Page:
Carboxypeptidase E knockout mice exhibit abnormal dendritic arborization and spine morphology in central nervous system neurons

Alicja Woronowicz, Niamh X. Cawley, Su Youne Chang, Hisatsugu Koshimizu, Andrè W. Phillips, Zhi Gang Xiong, Y. Peng Loh

Research output: Contribution to journalArticlepeer-review

19 Scopus citations


Carboxypeptidase E (CPE) is involved in maturation of neuropeptides and sorting of brain-derived neurotrophic factor (BDNF) to the regulated pathway for activity-dependent secretion from CNS neurons. CPE knockout (CPE-KO) mice have many neurological deficits, including deficits in learning and memory. Here, we analyzed the dendritic arborization and spine morphology of CPE-KO mice to determine a possible correlation of defects in such structures with the neurological deficits observed in these animals. Analysis of pyramidal neurons in layer V of cerebral cortex and in hippocampal CA1 region in 14-week-old CPE-KO mice showed more dendritic complexity compared with wild type (WT) mice. There were more dendritic intersections and more branch points in CPE-KO vs. WT neurons. Comparison of pyramidal cortical neurons in 6- vs. 14-week-old WT mice showed a decrease in dendritic arborization, reflecting the occurrence of normal dendritic pruning. However, this did not occur in CPE-KO neurons. Furthermore, analysis of spine morphology demonstrated a significant increase in the number of D-type spines regarded as nonfunctional in the cortical neurons of CPE-KO animals. Our findings suggest that CPE is an important, novel player in mediating appropriate dendritic patterning and spine formation in CNS neurons.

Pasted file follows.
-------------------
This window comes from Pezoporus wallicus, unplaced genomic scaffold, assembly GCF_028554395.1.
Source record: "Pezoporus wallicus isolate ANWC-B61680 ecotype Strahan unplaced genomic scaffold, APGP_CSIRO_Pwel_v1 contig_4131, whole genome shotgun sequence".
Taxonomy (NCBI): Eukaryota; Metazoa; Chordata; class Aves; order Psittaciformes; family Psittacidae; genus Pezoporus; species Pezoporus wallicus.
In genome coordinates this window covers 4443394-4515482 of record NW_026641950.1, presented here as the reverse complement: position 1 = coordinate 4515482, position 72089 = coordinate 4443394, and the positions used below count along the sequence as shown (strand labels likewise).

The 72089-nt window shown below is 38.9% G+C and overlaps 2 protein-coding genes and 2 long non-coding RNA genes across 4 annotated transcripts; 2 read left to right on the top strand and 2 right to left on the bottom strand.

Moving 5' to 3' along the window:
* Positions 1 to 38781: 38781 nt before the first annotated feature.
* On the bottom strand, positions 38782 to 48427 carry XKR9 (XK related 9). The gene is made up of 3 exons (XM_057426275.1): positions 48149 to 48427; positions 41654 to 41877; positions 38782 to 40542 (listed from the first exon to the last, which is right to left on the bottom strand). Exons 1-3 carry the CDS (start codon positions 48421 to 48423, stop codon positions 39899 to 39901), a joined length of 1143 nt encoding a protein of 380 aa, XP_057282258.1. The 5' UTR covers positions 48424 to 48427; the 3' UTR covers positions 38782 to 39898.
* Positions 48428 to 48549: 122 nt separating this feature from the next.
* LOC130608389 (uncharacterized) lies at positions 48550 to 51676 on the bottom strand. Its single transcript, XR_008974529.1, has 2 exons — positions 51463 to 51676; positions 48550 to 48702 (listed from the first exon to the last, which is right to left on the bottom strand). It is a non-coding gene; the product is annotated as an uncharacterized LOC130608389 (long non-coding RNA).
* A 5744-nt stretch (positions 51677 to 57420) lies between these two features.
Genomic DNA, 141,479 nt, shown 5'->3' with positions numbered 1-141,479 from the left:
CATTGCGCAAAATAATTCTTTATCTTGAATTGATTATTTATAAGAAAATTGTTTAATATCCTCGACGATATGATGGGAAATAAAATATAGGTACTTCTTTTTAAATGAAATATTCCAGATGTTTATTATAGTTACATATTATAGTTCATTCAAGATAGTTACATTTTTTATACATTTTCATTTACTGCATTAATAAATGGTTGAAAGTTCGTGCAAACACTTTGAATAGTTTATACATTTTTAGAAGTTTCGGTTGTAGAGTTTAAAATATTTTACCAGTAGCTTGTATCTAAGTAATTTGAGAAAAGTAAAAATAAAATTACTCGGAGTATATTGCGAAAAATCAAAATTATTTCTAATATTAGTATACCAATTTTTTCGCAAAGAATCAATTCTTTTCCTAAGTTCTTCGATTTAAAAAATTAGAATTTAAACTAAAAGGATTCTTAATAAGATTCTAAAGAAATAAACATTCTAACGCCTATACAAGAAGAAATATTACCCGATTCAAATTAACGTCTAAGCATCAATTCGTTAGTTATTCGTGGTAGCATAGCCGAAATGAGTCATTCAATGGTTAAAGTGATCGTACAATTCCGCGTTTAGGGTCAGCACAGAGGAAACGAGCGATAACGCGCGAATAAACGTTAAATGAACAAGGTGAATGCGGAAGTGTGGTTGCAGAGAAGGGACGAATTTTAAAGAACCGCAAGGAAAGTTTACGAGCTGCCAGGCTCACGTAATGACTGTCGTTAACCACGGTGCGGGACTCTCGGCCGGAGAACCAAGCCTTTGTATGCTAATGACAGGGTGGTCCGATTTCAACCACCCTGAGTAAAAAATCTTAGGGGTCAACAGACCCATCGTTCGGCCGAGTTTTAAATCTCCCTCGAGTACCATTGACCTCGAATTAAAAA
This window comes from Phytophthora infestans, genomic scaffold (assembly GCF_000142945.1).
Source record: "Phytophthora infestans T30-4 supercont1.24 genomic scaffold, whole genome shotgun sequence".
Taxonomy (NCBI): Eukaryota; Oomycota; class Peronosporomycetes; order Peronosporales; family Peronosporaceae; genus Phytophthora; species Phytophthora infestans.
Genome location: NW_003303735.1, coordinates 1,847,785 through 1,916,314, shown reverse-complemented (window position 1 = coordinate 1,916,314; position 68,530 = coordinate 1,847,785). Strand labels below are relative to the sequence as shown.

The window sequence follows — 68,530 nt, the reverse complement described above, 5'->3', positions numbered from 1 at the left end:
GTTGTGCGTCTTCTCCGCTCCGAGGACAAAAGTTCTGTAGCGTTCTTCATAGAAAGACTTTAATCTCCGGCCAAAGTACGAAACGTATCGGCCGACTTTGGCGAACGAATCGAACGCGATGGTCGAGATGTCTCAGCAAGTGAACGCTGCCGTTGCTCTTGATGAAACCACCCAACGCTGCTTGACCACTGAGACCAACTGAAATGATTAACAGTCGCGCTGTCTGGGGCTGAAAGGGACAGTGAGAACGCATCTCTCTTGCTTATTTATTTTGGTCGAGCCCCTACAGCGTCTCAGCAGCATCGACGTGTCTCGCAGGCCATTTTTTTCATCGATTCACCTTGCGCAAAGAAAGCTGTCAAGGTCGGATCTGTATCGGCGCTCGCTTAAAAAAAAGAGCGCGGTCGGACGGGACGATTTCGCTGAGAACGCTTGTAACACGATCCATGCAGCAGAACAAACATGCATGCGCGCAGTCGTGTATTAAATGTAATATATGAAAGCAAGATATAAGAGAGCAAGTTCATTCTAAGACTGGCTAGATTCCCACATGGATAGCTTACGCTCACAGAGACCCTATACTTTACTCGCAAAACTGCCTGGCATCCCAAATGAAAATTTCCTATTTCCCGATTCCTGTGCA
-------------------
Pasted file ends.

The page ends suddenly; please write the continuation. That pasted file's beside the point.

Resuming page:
Original languageEnglish (US)
Pages (from-to)64-72
Number of pages9
JournalJournal of Neuroscience Research
Issue number1
StatePublished - Jan 2010


  • BDNF
  • Carboxypeptidase E
  • Dendritic pruning
  • Hippocampus

ASJC Scopus subject areas

  • Cellular and Molecular Neuroscience


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